First you acquire the recovery knowledge, then you learn to put it into practice. First you have to learn to deal with your shame and guilt, learn some more positive coping skills, forgive yourself, take better care of yourself, and love yourself, then you have to be willing to take a few chances in life, and willing to endure failure until you do enjoy some success. And once you have some success, then you try to build on your success, until you are to the point where your past no longer affects you, and you move forward unaffected by your past. As someone else said, it is like a bad cut healing. Over time you won't have any reason to remember your past, except to try to give something back.

I am certainly not trying to bait you Joel. I am hoping that you too can enjoy the fruit of your labor as I have mine.

Your friend,

Mark


Where do you find recovery knowledge? Are we talking 12 step program, books, and therapists? I have done them all, I am 47 never had a girl friend no less a wife, I completely do not relate. How did u get where are?
A little background on me I am 47, Eat a good diet, train at the gym 4 or 5 times a week, I otherwise have a healthy life style because I force myself to, although the depression does keep me from attaining goals I have had set for myself. My body gets injured very easily which I believe is psycho somatic, I just except the fact that I do not have all the farcicalities that healthy man have.

Any info would be helpful.


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#275354 - 02/15/09 12:44 PM Re: hope for healing [Re: SIDUDE]
Trucker51 Offline
Member
MaleSurvivor

Registered: 05/20/08
Posts: 2826
Loc: Denver, CO
Joel:

I thought like you do for a long time. I quit recovery several times and wanted to quit many times more. If it wasn't for a few very supportive and understanding people helping me to realize my worth I would likely still be mired in self-doubt. And I still take setbacks a little harder than some people do. But I have better learned to cope with my setbacks. It has been 9 years and 2 & 1/2 months since I crossed that line in my recovery and never went back. Like I said, I am on a long-term medical leave with lots of time on my hands. Lots of guys in my position would be spending lots of time at the bar. I have close friends who are there right now.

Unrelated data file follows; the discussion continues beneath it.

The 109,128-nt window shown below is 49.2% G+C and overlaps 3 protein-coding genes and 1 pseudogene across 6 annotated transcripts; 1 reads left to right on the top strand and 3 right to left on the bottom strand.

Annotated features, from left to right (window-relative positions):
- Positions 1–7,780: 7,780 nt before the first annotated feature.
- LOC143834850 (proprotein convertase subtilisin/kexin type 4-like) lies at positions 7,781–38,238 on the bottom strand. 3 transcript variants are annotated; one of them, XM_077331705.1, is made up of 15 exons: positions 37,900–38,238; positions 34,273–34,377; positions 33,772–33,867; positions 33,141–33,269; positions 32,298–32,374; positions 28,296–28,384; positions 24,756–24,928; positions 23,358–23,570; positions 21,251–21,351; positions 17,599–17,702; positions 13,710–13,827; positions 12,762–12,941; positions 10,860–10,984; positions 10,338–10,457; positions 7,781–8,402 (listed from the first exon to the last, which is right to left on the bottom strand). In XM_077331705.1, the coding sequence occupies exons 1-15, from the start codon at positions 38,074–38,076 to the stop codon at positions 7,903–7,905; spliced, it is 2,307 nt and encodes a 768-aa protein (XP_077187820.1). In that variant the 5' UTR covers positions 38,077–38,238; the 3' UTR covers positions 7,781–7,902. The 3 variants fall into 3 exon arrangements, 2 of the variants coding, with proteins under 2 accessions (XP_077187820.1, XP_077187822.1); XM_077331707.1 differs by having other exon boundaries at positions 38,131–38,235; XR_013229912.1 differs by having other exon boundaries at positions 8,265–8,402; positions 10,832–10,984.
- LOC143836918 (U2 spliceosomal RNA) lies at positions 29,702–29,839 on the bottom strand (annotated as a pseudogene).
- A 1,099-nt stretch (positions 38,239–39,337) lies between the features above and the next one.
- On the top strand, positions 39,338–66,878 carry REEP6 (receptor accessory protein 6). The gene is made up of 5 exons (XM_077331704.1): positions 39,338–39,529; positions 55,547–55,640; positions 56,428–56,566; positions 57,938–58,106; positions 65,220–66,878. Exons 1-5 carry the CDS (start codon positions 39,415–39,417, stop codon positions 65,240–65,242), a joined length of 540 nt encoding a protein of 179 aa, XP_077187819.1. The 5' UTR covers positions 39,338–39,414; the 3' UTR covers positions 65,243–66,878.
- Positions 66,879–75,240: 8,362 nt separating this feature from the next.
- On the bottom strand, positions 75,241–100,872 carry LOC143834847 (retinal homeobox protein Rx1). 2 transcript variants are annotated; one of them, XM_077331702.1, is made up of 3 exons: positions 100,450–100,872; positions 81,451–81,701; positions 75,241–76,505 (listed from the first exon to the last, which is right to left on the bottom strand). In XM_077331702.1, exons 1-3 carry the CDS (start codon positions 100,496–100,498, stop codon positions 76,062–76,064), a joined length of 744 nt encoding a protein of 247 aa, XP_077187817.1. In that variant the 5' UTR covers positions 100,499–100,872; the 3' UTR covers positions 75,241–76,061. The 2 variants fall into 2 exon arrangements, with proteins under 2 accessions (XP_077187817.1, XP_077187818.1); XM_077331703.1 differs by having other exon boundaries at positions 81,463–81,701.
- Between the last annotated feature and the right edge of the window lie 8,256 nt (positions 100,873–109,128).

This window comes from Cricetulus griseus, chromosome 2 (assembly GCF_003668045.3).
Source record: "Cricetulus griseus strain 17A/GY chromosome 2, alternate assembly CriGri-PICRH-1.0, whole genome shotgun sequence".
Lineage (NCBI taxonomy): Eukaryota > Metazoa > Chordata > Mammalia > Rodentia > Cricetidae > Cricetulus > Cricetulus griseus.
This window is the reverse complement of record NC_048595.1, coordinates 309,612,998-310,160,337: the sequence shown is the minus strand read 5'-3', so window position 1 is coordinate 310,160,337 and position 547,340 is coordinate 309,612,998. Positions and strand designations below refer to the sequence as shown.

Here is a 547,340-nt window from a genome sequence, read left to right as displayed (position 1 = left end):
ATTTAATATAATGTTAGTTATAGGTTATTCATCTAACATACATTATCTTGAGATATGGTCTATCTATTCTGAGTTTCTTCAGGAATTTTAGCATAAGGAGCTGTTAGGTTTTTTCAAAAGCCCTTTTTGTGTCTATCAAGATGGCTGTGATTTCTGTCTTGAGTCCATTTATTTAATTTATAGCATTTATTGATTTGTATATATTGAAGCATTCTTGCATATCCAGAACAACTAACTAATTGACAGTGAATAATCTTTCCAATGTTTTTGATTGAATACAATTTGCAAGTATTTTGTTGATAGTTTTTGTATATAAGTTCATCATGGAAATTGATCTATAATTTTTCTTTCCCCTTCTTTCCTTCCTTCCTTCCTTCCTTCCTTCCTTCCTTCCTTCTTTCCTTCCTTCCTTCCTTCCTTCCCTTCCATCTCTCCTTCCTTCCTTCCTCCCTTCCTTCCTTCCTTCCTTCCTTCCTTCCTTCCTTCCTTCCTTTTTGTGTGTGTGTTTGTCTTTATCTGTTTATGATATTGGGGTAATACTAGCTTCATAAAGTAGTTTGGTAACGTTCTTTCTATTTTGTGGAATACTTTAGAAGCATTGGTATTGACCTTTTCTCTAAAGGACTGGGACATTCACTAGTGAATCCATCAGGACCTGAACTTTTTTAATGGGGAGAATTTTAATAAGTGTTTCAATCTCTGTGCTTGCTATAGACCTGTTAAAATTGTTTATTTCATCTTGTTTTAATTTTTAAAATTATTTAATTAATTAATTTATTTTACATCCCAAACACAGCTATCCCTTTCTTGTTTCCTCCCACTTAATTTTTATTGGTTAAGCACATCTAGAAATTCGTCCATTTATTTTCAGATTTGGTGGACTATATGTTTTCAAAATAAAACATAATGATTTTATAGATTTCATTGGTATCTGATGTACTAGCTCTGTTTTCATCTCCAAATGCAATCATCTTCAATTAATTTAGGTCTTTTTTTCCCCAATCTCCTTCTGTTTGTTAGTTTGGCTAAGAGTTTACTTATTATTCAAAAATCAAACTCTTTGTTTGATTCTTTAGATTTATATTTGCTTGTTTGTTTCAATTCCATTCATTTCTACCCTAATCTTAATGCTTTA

I have tried to give some of my knowledge back to the program instead. Ken Singer wrote in his chapter on forgiveness about forgiving yourself and about letting go of your past. His chapter is on here back in September if you have not as yet read it. It is contained in a topic that Lewis started entitled "Forgiveness", that Michael (M3) and I also participated in. Forgiving yourself is a critical part of letting-go and moving forward without your past.

I have plenty of empathy for the issues still affecting my fellow survivors.

SIDUDE:

I first started therapy for my issues in September of 1986 at Cleveland State University through the student counseling office there. I was lucky in that I found a fledgling CSA recovery program just a couple of years after it had started, and two experienced therapists there. My story is on the story forum in two parts where I posted it in late May of last year. The first book on the subject that I read was Mic Hunter's book ABUSED BOYS, almost 20 years ago. That is when I knew for the first time that I wasn't terminally unique. Since then there have been other good recovery books written, and on this site they are fond of promoting Mike Lew's book VICTIMS NO LONGER. Both of these books, and several dozen others, are available from our own online bookstore off of the homepage. Another couple of books that I found helpful in my own recovery are John Bradshaw's books, THE FAMILY, about abusive families, HOMECOMING, about inner-child recovery work, and HEALING THE SHAME THAT BINDS YOU, a shame recovery workbook. SELF ESTEEM, by Matthew McKay, PH.D. is a great self-esteem recovery book. I also benefited greatly from several other therapists and recovery programs including the Hazelden substance-abuse treatment center and therapist Mic Hunter in Minnesota.